WirelessHART: Proven and Growing Technology with a Promising Future

March 29, 2018
WirelessHART is among the most prominent wireless standards in today’s industrial market
Industrial wireless networking is a hot spot in the field of process automation. It is one is one of the key technologies with the most rapid development, the most extensive application and the most obvious benefit.

Wireless sensor networks monitor physical or environmental conditions, such as pressure, level and temperature. They pass data to a central location where it can be analyzed and observed. Wireless enables industrial organizations to monitor processes in places where wired connections are impractical or where humans shouldn’t go.

Administered by FieldComm Group, a leading global automation standards organization, WirelessHART is among the most prominent wireless standards in today’s industrial market. It is a self-organizing mesh technology in which field devices form robust wireless networks to dynamically mitigate obstacles in the process environment.

The global implementation of solutions like WirelessHART is mainly attributed to the simplicity, reliability and security of wireless technology compared to wired technology. Furthermore, the growing trend of smart factories, low cost of industrial wireless sensor networks, and faster deployment all favor industrial wireless growth.

Origins of the Technology

An evolutionary extension to the proven Highway Addressable Remote Transducer Protocol (HART) Communication Protocol, WirelessHART was introduced to the market in September 2007, becoming the first officially released industrial wireless communication standard. The technology protects customer investments by using the same tools, instruments, and know-how as wired HART, and ensures interoperability between vendors’ devices.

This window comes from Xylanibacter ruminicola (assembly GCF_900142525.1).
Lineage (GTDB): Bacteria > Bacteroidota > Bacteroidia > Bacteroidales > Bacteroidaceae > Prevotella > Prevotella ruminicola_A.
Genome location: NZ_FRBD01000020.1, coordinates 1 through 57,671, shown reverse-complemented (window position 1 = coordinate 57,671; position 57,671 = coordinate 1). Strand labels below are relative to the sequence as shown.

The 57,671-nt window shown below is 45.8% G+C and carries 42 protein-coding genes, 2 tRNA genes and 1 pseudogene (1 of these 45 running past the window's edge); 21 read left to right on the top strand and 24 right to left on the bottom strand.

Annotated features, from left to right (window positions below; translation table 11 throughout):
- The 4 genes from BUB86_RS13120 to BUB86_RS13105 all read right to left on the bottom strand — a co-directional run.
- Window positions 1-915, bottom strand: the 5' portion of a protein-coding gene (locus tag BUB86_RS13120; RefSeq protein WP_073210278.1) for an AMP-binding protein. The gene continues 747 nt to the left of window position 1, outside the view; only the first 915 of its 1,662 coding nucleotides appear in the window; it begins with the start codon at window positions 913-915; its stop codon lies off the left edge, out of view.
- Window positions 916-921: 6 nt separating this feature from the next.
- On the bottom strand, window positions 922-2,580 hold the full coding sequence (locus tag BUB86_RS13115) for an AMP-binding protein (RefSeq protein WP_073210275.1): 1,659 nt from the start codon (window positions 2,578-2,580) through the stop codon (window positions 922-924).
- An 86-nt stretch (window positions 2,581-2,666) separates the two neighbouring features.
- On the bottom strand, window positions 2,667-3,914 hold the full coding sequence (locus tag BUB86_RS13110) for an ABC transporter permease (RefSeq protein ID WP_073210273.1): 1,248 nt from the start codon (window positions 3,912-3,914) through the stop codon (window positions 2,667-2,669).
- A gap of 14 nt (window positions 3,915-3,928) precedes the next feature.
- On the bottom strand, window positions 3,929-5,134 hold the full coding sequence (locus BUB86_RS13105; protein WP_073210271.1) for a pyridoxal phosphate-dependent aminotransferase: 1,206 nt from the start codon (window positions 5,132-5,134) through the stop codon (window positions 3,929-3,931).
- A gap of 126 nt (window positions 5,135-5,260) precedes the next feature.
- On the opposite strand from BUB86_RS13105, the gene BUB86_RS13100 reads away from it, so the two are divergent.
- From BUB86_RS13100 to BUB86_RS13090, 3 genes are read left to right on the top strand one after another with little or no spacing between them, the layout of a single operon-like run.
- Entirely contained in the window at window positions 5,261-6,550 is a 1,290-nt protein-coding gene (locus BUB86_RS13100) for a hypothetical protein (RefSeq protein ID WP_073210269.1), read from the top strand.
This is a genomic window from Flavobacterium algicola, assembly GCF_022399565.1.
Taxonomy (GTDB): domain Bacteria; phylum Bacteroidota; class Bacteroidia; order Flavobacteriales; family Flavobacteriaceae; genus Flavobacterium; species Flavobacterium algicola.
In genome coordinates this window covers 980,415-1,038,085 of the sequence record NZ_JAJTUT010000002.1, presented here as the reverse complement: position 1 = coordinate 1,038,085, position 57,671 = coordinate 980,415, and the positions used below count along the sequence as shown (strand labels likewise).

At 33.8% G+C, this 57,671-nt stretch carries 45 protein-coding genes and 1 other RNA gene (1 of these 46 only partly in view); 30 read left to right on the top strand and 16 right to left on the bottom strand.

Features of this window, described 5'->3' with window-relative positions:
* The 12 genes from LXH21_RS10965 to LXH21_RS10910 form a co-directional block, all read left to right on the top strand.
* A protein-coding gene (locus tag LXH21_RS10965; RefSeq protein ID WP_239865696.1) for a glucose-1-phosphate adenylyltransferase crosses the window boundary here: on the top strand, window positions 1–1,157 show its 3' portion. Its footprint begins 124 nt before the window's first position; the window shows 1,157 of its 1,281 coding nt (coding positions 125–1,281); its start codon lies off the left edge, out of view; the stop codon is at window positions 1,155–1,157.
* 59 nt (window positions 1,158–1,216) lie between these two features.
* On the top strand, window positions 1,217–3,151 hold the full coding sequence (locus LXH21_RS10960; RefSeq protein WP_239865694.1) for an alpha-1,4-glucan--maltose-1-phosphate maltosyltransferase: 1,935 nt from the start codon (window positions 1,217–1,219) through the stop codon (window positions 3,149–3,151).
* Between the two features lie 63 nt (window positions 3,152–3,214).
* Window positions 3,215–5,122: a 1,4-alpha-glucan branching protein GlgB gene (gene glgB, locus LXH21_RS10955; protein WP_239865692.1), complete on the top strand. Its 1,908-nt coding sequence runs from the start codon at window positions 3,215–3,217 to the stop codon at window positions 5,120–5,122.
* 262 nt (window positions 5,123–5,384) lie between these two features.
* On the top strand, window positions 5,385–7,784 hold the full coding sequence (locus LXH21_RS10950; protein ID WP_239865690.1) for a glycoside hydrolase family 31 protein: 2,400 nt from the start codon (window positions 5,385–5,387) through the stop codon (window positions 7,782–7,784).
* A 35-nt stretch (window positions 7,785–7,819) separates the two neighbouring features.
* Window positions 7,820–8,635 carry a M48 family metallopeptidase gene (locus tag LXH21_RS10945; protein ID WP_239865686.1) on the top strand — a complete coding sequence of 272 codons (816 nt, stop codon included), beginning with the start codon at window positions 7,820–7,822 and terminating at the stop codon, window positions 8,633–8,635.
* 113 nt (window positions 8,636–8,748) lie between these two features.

WirelessHART is built on international standards (IEC61158, 61804-3, 61591e-1 and IEEE802.15.4) and designed specifically for low-power operation (IEEE 802.15.4). Compliant mesh networks with self-organizing and self-healing characteristics can be seamlessly integrated into the control strategy in the same way as wired HART devices by using HART-IP to communicate with a gateway device. This standardizes communication to HART components and devices using Ethernet. It is an important benefit for users because, in addition to wired connections, they can use Industrial Wireless LAN (IWLAN), which may save time and costs through reduced cabling and communication components.

The WirelessHART network uses IEEE 802.15.4-compatible radios operating in the 2.4-GHz radio band. Each device in the mesh network can serve as a router for messages from other devices. This extends the range and geographic coverage of the network and provides redundant communication routes to increase reliability to 99.99% (4 Sigma) even in a difficult radio environment found in some process facilities. The WirelessHART transmitter does not have an analog mA signal; it only has the digital signal, which is available wirelessly or through a screw terminal.

For flexibility to meet different application requirements, the WirelessHART standard supports multiple messaging modes including one-way publishing of process and control values, spontaneous notification by exception, ad-hoc request/response, and auto-segmented block transfers of large data sets. These capabilities allow communications to be tailored to application requirements, thereby reducing power usage and overhead.


WirelessHART meets the critical wireless requirements of modern industrial plant environments, including reliability, noise immunity and latency, while still using the same maintenance and diagnostic tools as traditional wired HART devices. The technical advantages and cost benefits of WirelessHART provide many new opportunities for process automation in various situations.

The time to engineer and develop the expansion or construction of a process unit can be drastically reduced by installing WirelessHART systems to replace both infrastructure and signal cabling. The up-front cost of a wireless network is often immediately lower than cabling and conduit costs, and the savings in labor and permits are enormous. A signal that previously took days to bring online using traditional wiring can now be commissioned within hours. This time savings and flexibility allows maintenance crews to deploy wireless nodes for temporary troubleshooting or add “stranded” measurement points for safety or improved efficiency.